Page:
Wednesday, December 14, 2016

Alley to Front Door: Recycling Message Hits Home

Talking to Laura Henderson and Myles Curry about their work for the City of Edmonton’s Waste Management Branch is a combination of fascination and pride – fascination at their brilliance, and their pride in their work.
The social marketing coordinators have one goal, and that’s to help residents take full advantage of programs provided by Waste Management Services. Working together with the people of Edmonton, they want to help achieve 90 per cent diversion of our residential waste stream.
And just one of the ways they do that starts out early weekday mornings in the city’s back alleys.

[Note: First published in September, 2015. The program wrapped up for the November/December season, just this week. It will start again in early January.]
With big smiles on their faces, they explain.
“Thirty per cent of our residential waste stream is generated by just 10 per cent of people, so our back alley social marketing plan starts by identifying who’s putting out unusually large amounts of garbage,” says Laura.
“We’ve established a benchmark of how many ‘garbage bag equivalents’ is a normal amount to set out. Then we send staff into back alleys on pickup days, in advance of the collection trucks.
“These staff use GIS-equipped computer tablets to record addresses where the norm is being exceeded, and that data flows right back to us.”
The next step, says Myles, comes later in the day, between 4 pm and 8 pm, when employees who have been specially trained to engage citizens in recycling-oriented conversations knock on the front doors at the identified addresses.
They understand that various situations can cause households to set out more than usual. Their first question is always “was today’s garbage bag count normal for you?” That enables them to tailor the conversation for householders whose large volume of waste was out of the ordinary, such as after hosting a big party, or cleaning out a basement.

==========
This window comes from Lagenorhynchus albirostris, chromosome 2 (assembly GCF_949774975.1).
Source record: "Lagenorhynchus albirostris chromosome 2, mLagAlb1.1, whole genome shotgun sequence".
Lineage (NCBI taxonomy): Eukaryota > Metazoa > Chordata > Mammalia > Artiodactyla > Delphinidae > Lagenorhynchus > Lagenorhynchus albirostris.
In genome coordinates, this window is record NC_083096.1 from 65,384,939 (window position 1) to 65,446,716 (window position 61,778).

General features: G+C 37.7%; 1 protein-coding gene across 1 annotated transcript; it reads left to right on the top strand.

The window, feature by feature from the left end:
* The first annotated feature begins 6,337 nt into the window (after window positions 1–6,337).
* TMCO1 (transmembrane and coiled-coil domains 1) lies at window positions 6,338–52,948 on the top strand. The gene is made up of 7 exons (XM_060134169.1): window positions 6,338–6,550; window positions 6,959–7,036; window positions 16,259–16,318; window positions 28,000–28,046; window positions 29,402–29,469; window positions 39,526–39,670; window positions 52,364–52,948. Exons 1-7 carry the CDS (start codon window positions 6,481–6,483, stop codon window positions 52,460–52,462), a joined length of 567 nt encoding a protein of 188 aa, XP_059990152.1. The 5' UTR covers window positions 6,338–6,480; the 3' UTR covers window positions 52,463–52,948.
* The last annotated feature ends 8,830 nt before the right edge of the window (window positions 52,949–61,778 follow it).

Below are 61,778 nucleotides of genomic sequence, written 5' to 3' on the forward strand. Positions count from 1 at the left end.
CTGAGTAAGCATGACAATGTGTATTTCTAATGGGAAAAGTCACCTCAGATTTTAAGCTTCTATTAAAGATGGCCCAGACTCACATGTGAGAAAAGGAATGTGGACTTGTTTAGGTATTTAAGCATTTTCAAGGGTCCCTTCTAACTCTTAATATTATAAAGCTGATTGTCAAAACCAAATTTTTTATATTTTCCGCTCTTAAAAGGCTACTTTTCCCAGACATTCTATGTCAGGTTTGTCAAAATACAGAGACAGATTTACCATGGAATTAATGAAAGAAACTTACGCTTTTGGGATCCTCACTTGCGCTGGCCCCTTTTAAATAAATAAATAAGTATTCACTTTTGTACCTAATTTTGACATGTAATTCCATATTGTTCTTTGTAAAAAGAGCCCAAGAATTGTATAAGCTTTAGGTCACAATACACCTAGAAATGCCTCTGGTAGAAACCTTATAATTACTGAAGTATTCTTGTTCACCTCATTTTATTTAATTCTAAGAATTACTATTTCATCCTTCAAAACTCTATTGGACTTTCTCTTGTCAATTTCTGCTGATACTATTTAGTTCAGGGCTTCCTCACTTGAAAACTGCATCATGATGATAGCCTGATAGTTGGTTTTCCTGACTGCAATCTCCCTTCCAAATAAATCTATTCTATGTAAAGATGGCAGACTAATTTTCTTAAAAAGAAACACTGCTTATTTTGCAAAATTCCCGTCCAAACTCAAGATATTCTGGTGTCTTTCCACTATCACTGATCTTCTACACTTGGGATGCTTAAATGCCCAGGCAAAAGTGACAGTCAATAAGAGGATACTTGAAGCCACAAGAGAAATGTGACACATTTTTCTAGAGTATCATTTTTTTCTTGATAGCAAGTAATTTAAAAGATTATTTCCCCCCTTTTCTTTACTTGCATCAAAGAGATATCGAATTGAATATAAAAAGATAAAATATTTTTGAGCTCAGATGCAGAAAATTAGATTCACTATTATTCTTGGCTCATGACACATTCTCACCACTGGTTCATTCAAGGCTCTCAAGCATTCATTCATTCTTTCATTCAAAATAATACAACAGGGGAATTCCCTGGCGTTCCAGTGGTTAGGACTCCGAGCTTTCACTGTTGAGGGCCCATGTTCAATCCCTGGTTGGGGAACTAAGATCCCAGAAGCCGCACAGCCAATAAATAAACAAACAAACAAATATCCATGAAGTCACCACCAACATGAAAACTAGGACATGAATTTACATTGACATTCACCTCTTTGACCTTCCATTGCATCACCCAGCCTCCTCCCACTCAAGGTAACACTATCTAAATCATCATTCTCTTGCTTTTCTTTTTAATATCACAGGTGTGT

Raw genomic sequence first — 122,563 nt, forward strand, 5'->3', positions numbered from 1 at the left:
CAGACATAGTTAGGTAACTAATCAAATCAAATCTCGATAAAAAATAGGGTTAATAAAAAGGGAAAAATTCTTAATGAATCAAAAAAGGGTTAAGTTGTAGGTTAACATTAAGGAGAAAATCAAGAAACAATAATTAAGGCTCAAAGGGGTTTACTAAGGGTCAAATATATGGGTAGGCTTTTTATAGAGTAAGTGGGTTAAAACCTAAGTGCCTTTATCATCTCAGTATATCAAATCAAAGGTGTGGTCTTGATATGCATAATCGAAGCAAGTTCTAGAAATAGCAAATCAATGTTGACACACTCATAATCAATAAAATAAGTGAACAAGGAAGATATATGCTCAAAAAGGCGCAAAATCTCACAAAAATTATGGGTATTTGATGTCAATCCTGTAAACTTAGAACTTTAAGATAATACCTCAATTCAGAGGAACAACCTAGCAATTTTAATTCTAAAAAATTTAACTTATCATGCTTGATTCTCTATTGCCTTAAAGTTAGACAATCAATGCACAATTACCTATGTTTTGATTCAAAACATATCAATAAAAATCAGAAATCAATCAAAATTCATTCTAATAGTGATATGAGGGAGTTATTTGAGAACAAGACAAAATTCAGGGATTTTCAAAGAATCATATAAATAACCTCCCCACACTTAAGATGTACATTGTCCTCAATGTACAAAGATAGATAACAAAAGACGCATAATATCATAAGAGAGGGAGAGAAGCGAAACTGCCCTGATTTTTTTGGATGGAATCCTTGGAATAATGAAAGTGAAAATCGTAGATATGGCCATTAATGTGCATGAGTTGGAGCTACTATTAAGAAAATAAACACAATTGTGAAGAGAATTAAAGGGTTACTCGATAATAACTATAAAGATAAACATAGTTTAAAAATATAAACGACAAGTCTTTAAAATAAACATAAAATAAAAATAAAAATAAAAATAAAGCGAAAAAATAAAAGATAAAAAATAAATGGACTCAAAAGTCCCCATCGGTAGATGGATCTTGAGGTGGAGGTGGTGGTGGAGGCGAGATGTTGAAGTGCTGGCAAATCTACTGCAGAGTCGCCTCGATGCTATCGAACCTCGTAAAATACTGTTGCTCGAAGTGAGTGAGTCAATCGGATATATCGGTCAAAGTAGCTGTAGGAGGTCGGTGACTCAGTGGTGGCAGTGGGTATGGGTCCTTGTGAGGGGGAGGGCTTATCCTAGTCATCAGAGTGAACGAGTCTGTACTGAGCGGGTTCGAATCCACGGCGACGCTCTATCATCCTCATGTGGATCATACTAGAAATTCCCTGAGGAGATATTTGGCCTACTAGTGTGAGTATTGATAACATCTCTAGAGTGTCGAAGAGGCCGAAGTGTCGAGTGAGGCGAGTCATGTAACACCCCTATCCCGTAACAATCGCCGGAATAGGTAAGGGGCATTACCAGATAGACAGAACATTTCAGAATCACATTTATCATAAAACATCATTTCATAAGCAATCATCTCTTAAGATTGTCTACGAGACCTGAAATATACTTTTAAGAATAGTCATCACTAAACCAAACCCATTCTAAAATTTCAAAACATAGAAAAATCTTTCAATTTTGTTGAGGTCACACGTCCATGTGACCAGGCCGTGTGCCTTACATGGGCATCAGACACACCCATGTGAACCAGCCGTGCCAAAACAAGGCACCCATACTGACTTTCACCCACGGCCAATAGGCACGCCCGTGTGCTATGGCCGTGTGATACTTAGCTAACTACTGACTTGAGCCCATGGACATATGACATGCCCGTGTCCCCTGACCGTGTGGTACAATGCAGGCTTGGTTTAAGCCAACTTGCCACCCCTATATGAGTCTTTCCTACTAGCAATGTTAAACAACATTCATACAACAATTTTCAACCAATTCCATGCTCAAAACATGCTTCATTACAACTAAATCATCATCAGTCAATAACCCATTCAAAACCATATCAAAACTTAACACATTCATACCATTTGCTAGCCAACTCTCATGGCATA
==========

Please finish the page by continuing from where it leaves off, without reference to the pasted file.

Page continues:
“If the resident says it was a normal count, we carefully engage them in a conversation about recycling. Some people simply need a small nudge to get started,” says Myles.
“We once encountered a couple who’d lived in the city for 30 years; they were absolutely amazed, and thrilled, that there was a recycling program.”
“Some of the 10 per cent are newcomers either to the country or the city, and some of them just aren’t aware yet of what can be recycled, so they just don’t,” he says. Over 90 per cent of Edmontonians already participate in the City’s recycling programs.
GIS software in the field allows for a seamless transition between morning identification and evening canvassing. Canvass staff can easily access the location of the households, plan their routes between households, and record information about their conversations. This software is essential to tracking the program’s impact and building in continuous improvement.
To date, the program has run for five months and the team has had conversations with more than 2,500 households.
According to the team, the success rate at front doors is phenomenal. Most people are grateful for the gift of a few free blue bags and are eager to start recycling. Later follow-up alley counts show an increase in recycling at households who had conversations with the team.
The program is delivered during periods when yard waste is not a factor, between January and April and from Halloween to December to reach households who are more likely to set out large volumes year-round.
Laura and Myles say they are not aware of any other city that has combined the use of morning inspections, tablets with GIS software, and evening canvassing to change the waste behavior of residents.
But it’s a dead cinch that they’ll continue their research and their efforts to help the City reach that 90 per cent target.

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